Depression is a thief that robs people of happiness, motivation, self-worth, hope, energy, peace of mind, restful sleep and even the will to live. Depression is the leading cause of disability for people between the ages of 15 to 44 in the United States, according to the National Institute of Mental Health. Those who are disabled due to severe depression may receive emotional assistance and practical help from man's best friend -- a dog.
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Psychiatric Service Dogs
A psychiatric service dog falls under the classification of a medical response dog and may meet the requirements of a "service dog" as defined by the Americans with Disabilities Act. This type of dog is trained to complete specific tasks to assist people who suffer with various psychiatric conditions, including depression. The dog may interrupt the owner when it is time to take medication, bring medication and a beverage to the owner during a wave of extreme symptoms, call 911 on a special phone in an emergency and provide physical support when the owner is experiencing medication side effects. Additionally, psychiatric service dogs can help their owners deal with emotional overload and fear.
Emotional Support Dogs
Emotional support dogs may not be trained to perform tasks like bringing medication to a patient, but are just as important in assisting their owners to lead independent lives. These dogs help reduce depression symptoms and provide a calming effect. Their presence may be nurturing, therapeutic and supportive. These dogs do not fall under the legal definition of a service dog. Even so, the law does provide some allowances for emotional support animals. They may be allowed in "no pet" housing under the Americans with Disabilities Act, the Fair Housing Amendments or the Rehabilitation Act.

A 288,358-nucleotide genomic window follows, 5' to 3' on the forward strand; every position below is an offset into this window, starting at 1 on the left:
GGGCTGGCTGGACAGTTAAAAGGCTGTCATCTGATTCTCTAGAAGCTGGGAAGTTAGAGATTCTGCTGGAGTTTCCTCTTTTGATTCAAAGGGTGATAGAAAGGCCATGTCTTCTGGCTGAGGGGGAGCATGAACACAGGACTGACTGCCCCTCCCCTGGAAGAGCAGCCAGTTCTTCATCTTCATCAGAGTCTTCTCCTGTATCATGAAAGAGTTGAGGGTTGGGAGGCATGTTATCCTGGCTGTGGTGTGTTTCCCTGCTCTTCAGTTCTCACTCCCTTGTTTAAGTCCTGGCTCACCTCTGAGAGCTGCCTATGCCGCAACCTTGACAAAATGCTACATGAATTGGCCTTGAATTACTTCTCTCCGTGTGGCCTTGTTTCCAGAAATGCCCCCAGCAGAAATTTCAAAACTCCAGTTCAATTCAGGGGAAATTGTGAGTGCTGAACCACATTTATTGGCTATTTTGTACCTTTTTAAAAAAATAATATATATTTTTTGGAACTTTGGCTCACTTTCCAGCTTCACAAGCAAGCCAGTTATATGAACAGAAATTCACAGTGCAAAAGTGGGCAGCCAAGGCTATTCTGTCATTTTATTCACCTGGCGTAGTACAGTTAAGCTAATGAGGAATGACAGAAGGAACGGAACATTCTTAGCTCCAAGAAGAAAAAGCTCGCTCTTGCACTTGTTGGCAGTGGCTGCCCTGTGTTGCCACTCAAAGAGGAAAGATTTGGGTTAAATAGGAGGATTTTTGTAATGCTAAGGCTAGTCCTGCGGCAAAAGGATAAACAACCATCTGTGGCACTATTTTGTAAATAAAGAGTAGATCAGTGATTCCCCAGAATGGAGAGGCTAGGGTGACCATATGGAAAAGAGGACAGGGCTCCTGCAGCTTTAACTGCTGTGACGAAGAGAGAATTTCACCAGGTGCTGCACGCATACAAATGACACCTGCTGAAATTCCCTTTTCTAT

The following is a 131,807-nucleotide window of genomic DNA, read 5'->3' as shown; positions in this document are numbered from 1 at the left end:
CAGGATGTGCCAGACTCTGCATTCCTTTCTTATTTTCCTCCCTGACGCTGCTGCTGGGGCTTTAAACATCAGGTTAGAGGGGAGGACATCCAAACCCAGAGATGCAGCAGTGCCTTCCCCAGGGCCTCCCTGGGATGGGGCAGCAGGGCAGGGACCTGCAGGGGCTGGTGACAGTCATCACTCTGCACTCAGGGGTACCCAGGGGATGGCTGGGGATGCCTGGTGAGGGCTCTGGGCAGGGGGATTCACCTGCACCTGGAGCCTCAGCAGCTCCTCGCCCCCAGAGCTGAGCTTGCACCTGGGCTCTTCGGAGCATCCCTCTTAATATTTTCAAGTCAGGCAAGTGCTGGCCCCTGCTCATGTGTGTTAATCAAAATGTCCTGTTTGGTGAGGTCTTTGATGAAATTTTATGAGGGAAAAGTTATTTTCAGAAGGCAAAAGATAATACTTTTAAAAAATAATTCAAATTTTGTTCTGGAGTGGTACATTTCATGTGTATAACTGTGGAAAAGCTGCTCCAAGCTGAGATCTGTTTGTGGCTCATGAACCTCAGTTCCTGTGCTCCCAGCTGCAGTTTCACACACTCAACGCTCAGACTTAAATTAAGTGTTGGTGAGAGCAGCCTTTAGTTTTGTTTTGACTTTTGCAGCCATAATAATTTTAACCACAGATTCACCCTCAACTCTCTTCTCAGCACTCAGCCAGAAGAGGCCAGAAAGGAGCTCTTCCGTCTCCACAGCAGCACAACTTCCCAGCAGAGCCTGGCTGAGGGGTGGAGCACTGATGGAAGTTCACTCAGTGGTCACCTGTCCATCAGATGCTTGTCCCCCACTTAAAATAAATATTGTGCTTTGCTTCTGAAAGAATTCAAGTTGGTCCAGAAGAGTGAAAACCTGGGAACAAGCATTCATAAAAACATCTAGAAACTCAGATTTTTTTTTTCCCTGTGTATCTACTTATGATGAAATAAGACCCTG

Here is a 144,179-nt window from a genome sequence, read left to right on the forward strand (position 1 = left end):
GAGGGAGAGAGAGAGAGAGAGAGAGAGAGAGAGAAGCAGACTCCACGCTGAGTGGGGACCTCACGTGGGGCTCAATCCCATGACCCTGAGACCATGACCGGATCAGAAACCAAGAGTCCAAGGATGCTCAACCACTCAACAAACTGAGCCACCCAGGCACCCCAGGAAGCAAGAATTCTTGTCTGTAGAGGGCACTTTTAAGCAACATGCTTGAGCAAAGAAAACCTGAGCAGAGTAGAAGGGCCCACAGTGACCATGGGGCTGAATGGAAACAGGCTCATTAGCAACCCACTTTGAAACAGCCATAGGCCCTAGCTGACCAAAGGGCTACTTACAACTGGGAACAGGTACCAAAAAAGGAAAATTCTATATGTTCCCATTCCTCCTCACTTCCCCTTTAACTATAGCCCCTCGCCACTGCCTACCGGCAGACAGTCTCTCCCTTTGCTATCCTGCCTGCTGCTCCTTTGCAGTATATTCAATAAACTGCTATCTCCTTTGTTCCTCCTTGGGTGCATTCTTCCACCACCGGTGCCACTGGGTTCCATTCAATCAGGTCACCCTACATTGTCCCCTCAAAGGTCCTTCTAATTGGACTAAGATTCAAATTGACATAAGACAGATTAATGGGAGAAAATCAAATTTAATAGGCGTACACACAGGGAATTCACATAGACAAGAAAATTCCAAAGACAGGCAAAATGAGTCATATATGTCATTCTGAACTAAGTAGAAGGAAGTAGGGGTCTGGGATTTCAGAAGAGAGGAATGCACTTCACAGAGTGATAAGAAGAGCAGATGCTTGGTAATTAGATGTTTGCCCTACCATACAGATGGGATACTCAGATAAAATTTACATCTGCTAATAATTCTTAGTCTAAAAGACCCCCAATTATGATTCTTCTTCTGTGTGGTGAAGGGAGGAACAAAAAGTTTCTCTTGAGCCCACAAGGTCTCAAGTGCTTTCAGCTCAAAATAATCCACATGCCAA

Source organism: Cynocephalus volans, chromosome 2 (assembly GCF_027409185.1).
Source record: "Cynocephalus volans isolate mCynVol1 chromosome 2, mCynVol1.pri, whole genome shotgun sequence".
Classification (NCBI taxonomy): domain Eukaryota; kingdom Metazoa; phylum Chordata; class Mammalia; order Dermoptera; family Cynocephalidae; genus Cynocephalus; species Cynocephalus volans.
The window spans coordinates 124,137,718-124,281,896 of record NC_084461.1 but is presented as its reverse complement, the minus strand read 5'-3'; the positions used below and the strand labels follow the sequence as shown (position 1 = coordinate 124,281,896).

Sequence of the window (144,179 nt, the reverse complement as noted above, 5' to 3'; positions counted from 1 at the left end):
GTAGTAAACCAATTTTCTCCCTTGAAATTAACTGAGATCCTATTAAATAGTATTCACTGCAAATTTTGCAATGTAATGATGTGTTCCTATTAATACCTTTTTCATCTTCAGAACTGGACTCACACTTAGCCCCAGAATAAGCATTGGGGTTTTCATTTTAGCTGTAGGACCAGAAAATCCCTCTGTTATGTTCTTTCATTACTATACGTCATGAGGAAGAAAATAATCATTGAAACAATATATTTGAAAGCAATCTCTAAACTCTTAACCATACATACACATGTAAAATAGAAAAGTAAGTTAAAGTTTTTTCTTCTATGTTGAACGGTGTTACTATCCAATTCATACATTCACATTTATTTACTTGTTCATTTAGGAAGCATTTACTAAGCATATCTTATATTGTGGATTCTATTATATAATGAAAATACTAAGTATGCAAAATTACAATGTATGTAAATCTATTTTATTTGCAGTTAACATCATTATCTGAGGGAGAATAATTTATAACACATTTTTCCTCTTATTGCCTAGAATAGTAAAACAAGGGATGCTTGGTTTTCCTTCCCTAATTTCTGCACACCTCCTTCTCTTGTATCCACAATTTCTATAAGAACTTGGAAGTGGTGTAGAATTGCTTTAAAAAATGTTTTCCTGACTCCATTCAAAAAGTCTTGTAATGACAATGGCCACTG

Dogs as Pets
Not all dogs for people with depression are service dogs or emotional support dogs; some are beloved pets. These dogs provide unconditional love and companionship. They may help a person with depression see purpose and meaning in life. Additionally, pets may help their owners re-establish trust, empathy and independence. People engaged in the regular activities of caring for a pet, such as feeding, walking and bathing, reported increased levels of perceived happiness and well-being, according to a 2003 study conducted at Clemson University.
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- International Association of Assistance Dog Partners: Service Dog Tasks for Panic Disorder, PTSD and Depression
- Clemson University: The Effects of Regular Interaction with Pets and General Happiness
- Bazelon Center for Mental Health Law: Right to Emotional Support Animals in "No Pet" Housing
- New Hampshire Governor's Commission on Disability: Service/Assistance Animals
- National Institute of Mental Health: The Numbers Count: Mental Disorders in America
- National Institute of Mental Health: What Are the Signs and Symptoms of Depression?